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United Capital Funding Corp. v. Ericsson, Inc.

United States District Court, W.D. Washington, Seattle

July 30, 2018

UNITED CAPITAL FUNDING CORP, Plaintiff,
v.
ERICSSON, INC, Defendant. ERICSSON, INC, Third-Party Plaintiff,
v.
KYKO GLOBAL, INC, Third-Party Defendant.

          ORDER DENYING MOTION TO DISMISS

          JAMES L. ROBART UNITED STATES DISTRICT JUDGE.

         I. INTRODUCTION

         Before the court is Defendant and Third-Party Plaintiff Ericsson, Inc.'s ("Ericsson") motion to dismiss Plaintiff United Capital Funding Corp.'s ("United") Uniform Commercial Code ("UCC") § 9-406 claim. (MTD (Dkt. # 140).) United opposes the motion. (Resp. (Dkt. #141).) The court has considered the motion, the parties' submissions in support of and in opposition to the motion, the relevant portions of the record, and the applicable law. Being fully advised, [1] the court DENIES the motion.[2]

         II. BACKGROUND

         This case concerns four businesses: United, Ericsson, Third-Party Defendant Kyko Global, Inc. ("Kyko"), and non-party Prithvi Solutions, Inc. ("Prithvi"). (See MTD; Resp.) The dispute centers on the legitimacy of assignments that Prithvi made to United. (See Compl. (Dkt. # 1).) The court details the factual background of this case before turning to the procedural background.

         A. Factual Background

         United is in the business of "factoring"-purchasing accounts receivable from other entities. (Compl. (Dkt # 1) ¶ 7.) On September 27, 2010, United purchased some of Prithvi's accounts, including accounts receivable Prithvi had with Ericsson. (Id. ¶¶ 10, 12.) Specifically, United purchased, among others, 22 invoices totaling $184, 539.50. (Id. ¶ 12.) Pursuant to that purchase, United sent a letter to Ericsson "giving notice that Prithvi's present and future [a]ccounts had been assigned to United, and providing that all present and future payments owing to Prithvi should instead be paid by Ericsson to and only to United." (Id. ¶\\\see also id., Ex. 1 (Dkt. #1-1) ("Notice Letter") at 1 ("[Prithvi has] assigned [its] present and future Accounts Receivable to [United]. . .. Payments should be made payable to [United]. Payment to any other party will not discharge this obligation.").)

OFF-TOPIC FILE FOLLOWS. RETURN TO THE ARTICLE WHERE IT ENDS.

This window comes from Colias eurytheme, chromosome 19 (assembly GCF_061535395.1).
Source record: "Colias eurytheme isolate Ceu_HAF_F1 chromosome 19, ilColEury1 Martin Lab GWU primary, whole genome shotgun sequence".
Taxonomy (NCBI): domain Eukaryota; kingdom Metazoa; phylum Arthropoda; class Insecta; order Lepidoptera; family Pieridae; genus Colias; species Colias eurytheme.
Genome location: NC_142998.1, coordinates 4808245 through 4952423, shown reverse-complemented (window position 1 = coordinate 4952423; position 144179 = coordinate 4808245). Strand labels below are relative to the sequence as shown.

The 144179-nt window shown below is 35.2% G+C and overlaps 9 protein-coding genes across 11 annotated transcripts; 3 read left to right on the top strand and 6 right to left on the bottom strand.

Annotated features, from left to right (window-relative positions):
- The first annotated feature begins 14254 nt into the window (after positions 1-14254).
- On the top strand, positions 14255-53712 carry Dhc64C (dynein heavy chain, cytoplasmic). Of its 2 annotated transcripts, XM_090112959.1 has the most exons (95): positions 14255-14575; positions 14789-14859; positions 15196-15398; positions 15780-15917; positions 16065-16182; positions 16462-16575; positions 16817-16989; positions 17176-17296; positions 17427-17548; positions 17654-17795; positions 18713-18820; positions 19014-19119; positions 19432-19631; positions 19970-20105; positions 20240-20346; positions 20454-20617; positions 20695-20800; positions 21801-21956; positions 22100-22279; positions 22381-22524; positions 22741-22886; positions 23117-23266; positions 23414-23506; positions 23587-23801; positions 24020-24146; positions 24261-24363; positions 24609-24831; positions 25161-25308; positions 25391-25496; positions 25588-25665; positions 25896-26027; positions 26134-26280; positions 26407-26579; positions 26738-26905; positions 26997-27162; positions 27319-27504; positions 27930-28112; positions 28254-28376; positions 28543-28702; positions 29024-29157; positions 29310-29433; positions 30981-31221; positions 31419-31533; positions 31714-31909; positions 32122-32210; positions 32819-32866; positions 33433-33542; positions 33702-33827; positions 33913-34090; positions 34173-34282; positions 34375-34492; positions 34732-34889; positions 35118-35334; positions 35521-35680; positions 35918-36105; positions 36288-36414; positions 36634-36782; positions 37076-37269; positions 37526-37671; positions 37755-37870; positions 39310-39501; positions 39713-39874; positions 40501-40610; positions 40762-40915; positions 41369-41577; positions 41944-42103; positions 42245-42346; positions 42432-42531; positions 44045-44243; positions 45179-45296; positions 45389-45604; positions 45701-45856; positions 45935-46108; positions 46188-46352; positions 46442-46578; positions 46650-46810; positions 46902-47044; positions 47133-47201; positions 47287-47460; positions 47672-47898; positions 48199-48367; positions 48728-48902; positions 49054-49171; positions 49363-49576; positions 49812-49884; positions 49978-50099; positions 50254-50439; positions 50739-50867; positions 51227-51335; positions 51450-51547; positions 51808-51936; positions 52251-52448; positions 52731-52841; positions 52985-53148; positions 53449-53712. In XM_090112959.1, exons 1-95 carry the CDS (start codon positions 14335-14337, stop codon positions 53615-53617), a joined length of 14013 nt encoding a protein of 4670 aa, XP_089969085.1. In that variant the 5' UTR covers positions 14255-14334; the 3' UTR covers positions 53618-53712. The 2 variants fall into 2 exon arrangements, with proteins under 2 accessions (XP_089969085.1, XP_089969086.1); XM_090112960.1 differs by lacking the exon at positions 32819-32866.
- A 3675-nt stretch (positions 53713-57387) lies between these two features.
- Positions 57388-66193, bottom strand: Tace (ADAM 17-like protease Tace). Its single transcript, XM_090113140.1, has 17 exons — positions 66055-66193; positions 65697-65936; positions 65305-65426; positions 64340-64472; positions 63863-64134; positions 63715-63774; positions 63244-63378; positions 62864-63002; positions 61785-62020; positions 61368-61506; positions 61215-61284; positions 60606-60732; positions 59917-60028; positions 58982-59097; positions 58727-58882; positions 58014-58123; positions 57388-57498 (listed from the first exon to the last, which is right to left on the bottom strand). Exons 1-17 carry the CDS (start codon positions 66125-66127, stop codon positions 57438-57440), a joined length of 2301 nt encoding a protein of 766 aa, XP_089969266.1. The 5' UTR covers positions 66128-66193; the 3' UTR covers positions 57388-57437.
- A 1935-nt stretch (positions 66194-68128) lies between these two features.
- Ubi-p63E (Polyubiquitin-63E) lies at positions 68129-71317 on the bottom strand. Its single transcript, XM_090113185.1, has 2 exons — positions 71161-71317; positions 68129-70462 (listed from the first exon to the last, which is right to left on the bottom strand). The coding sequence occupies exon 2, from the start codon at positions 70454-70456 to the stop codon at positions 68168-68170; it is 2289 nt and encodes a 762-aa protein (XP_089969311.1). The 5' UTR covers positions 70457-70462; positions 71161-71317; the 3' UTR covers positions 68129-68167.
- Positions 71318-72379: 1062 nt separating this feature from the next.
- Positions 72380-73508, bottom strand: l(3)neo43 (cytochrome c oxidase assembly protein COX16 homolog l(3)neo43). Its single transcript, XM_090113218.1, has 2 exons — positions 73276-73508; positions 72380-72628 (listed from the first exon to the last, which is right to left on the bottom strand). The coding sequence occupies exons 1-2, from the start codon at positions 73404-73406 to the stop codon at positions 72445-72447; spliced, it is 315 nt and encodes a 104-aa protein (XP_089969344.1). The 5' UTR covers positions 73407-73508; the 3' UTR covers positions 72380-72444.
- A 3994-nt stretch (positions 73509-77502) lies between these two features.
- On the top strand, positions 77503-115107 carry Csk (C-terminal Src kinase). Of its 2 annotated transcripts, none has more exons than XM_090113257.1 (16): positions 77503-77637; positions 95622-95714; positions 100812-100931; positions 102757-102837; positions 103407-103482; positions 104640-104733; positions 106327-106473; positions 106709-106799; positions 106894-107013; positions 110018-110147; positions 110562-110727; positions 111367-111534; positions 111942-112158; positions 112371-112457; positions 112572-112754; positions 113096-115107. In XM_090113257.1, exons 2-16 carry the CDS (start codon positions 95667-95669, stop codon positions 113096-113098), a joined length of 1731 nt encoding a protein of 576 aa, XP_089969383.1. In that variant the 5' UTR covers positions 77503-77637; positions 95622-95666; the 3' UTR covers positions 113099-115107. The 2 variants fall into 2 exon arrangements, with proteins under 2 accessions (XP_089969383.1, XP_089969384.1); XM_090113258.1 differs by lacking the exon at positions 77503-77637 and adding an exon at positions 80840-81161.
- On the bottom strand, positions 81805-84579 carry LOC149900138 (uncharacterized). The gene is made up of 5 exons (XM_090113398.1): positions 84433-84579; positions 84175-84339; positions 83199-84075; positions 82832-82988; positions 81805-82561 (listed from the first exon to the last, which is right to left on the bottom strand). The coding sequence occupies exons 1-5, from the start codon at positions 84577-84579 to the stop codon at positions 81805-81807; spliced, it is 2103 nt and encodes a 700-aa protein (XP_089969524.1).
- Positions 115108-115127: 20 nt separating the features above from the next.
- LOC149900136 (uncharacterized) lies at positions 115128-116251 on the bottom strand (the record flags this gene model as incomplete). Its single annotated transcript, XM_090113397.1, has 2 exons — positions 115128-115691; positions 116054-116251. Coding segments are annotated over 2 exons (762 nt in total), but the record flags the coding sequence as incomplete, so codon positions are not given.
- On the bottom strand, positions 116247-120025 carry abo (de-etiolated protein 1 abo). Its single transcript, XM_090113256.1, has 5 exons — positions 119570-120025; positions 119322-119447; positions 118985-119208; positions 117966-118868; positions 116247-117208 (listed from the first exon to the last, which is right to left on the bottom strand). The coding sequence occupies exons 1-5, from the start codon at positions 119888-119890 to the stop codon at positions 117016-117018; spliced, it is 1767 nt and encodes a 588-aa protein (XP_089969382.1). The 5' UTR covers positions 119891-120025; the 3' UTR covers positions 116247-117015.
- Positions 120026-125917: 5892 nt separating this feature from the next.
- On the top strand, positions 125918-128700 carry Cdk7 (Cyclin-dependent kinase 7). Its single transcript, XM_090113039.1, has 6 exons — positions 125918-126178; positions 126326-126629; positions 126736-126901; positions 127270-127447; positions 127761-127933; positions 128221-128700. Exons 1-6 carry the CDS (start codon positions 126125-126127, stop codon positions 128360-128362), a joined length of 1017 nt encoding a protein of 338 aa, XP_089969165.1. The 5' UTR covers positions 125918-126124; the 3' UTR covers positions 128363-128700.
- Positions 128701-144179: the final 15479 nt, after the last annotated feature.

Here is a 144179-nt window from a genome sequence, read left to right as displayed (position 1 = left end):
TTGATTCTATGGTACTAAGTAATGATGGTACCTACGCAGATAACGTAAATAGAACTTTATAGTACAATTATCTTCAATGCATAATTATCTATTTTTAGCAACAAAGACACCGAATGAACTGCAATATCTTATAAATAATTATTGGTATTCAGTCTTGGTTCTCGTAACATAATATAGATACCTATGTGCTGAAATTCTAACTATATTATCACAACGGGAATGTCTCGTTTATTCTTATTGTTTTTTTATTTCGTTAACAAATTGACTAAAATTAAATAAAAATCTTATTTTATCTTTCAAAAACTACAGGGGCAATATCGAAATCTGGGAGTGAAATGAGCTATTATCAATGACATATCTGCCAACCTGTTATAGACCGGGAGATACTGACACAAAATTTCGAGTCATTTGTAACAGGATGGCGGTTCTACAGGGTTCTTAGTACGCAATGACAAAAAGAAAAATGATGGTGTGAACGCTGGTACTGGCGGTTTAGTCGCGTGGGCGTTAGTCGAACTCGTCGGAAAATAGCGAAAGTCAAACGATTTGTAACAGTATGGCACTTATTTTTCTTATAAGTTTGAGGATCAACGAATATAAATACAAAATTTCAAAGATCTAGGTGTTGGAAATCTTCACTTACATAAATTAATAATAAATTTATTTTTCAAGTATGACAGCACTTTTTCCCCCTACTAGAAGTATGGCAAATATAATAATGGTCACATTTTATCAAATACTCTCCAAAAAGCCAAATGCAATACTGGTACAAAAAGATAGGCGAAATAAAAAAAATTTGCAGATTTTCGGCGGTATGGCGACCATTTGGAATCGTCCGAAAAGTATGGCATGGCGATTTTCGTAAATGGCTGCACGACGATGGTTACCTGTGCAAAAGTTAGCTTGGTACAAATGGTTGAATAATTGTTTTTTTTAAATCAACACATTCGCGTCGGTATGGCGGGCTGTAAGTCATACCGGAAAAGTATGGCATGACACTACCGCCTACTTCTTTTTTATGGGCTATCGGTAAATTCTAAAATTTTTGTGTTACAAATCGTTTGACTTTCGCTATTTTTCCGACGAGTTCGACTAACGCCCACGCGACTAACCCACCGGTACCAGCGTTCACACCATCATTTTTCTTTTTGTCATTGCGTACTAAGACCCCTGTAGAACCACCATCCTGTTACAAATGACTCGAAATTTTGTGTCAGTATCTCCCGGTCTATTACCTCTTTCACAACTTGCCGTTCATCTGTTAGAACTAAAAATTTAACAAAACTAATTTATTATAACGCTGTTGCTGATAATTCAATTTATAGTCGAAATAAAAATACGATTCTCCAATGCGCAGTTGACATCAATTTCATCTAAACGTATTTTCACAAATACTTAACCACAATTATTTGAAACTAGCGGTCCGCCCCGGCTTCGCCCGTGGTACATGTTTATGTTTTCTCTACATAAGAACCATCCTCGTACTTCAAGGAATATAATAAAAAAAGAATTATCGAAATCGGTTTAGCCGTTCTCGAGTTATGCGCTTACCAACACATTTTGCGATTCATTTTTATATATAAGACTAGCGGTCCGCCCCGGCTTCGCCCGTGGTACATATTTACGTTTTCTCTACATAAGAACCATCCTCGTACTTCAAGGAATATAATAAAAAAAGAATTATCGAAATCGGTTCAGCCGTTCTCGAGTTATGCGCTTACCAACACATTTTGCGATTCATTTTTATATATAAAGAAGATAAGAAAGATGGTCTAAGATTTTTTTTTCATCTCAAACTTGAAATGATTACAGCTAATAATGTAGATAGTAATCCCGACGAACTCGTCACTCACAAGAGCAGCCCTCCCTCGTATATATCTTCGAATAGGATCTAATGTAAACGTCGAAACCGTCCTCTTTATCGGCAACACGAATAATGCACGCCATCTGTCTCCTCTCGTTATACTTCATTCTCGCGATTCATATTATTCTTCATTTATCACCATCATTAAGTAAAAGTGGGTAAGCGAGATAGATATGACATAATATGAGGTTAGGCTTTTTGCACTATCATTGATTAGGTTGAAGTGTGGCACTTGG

Ericsson did not pay United any of the amounts due on the 22 outstanding invoices. (Compl. ¶ 15.) Instead, Ericsson paid another creditor, Kyko, in satisfaction of a writ of garnishment Kyko obtained on June 14, 2014, in state court. (12/15/15 Order (Dkt. # 98) at 3; 4/26/18 Order (Dkt. # 118) at 2; 9th Cir. Order (Dkt. # 133) at 3.)

         B. Procedural Background

         In November 2014, United brought suit against Ericsson for $184, 539.50 in unpaid payments that United claims it is owed under the assignment from Prithvi. (See Compl.) United asserts that Ericsson "failed to fulfill its obligation to make payment to United under the terms of the invoices and as statutorily required by [§] 9-406 of the UCC." (Id. ¶ 17.) United alleges that "its claim against Ericsson is for damages that have arisen in connection with an oral or written agreement between Ericsson and its vendor, Prithvi, the rights to which now lie with United." (Id. ¶ 18.) United sues Ericsson for "breach of Ericsson's [s]tatutory [d]uty to [p]ay United." (Id. at 1.)

         On December 15, 2015, the Honorable John C. Coughenour granted summary judgment to Ericsson and dismissed United's claim.[3] (See 12/15/15 Order.) Specifically, the court agreed with Ericsson that Prithvi's assignments to United were invalid and that Ericsson is immune from suit as a garnishee who paid in accordance with a court judgment; both grounds entitled Ericsson to summary judgment. (Id. at 5-7.) United appealed. (Not. of Appeal (Dkt. # 123).)

         The Ninth Circuit Court of Appeals reversed the grants of summary judgment and remanded the matter. (See 9th Cir. Order.) The Ninth Circuit found that there was a genuine dispute of material fact regarding whether the assignment was invalid and that Ericsson was not entitled to immunity. (Id. at 5-7.) The Ninth Circuit further declined to address Ericsson's argument, raised for the first time on appeal, that UCC § 9-406 does not create a private right of action for assignees. (Id. at 6 n.3.) The court explained that it "will not address this contention as Ericsson failed to raise it below and, thus, did not adequately preserve it." (Id.)

         Upon remand, Judge Coughenour recused himself, and this matter was reassigned to the undersigned judge. (See Min. Order (Dkt. #135).) Ericsson subsequently filed the instant motion to dismiss pursuant to Rule 12(b)(6), raising the argument that the Ninth Circuit declined to address: whether UCC § 9-406 provides United a private cause of action to bring its claim against Ericsson. (See MTD; see also Jt. Statement (Dkt. #138) ...


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